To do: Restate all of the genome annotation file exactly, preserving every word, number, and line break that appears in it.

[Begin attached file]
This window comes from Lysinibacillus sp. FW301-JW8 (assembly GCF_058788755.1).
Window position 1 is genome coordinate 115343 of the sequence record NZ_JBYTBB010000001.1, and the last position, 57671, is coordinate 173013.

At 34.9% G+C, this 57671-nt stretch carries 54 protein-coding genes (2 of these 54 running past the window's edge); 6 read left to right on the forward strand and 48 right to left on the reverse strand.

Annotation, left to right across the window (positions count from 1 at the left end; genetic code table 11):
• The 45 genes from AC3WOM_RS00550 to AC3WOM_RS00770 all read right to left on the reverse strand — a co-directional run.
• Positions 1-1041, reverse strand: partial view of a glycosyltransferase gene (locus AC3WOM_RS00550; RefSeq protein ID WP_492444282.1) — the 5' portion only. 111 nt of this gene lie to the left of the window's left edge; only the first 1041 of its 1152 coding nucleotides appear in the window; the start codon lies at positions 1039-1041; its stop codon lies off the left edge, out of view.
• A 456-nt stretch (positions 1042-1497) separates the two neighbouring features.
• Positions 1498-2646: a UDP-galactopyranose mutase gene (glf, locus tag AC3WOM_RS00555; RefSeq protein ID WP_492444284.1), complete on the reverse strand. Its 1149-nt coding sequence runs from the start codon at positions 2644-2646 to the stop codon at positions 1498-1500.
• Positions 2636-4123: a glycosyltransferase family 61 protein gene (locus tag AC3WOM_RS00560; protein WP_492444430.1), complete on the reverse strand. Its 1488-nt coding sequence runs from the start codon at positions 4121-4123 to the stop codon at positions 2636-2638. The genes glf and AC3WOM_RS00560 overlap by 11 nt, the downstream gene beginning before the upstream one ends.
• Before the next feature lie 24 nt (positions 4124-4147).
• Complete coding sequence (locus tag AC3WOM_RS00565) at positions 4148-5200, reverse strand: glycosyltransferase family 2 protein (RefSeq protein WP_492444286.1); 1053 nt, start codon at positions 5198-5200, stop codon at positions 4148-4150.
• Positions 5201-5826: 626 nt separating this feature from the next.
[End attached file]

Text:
This window comes from Lysinibacillus sp. FW301-JW8 (assembly GCF_058788755.1).
Window position 1 is genome coordinate 115343 of the sequence record NZ_JBYTBB010000001.1, and the last position, 57671, is coordinate 173013.

At 34.9% G+C, this 57671-nt stretch carries 54 protein-coding genes (2 of these 54 running past the window's edge); 6 read left to right on the forward strand and 48 right to left on the reverse strand.

Annotation, left to right across the window (positions count from 1 at the left end; genetic code table 11):
• The 45 genes from AC3WOM_RS00550 to AC3WOM_RS00770 all read right to left on the reverse strand — a co-directional run.
• Positions 1-1041, reverse strand: partial view of a glycosyltransferase gene (locus AC3WOM_RS00550; RefSeq protein ID WP_492444282.1) — the 5' portion only. 111 nt of this gene lie to the left of the window's left edge; only the first 1041 of its 1152 coding nucleotides appear in the window; the start codon lies at positions 1039-1041; its stop codon lies off the left edge, out of view.
• A 456-nt stretch (positions 1042-1497) separates the two neighbouring features.
• Positions 1498-2646: a UDP-galactopyranose mutase gene (glf, locus tag AC3WOM_RS00555; RefSeq protein ID WP_492444284.1), complete on the reverse strand. Its 1149-nt coding sequence runs from the start codon at positions 2644-2646 to the stop codon at positions 1498-1500.
• Positions 2636-4123: a glycosyltransferase family 61 protein gene (locus tag AC3WOM_RS00560; protein WP_492444430.1), complete on the reverse strand. Its 1488-nt coding sequence runs from the start codon at positions 4121-4123 to the stop codon at positions 2636-2638. The genes glf and AC3WOM_RS00560 overlap by 11 nt, the downstream gene beginning before the upstream one ends.
• Before the next feature lie 24 nt (positions 4124-4147).
• Complete coding sequence (locus tag AC3WOM_RS00565) at positions 4148-5200, reverse strand: glycosyltransferase family 2 protein (RefSeq protein WP_492444286.1); 1053 nt, start codon at positions 5198-5200, stop codon at positions 4148-4150.
• Positions 5201-5826: 626 nt separating this feature from the next.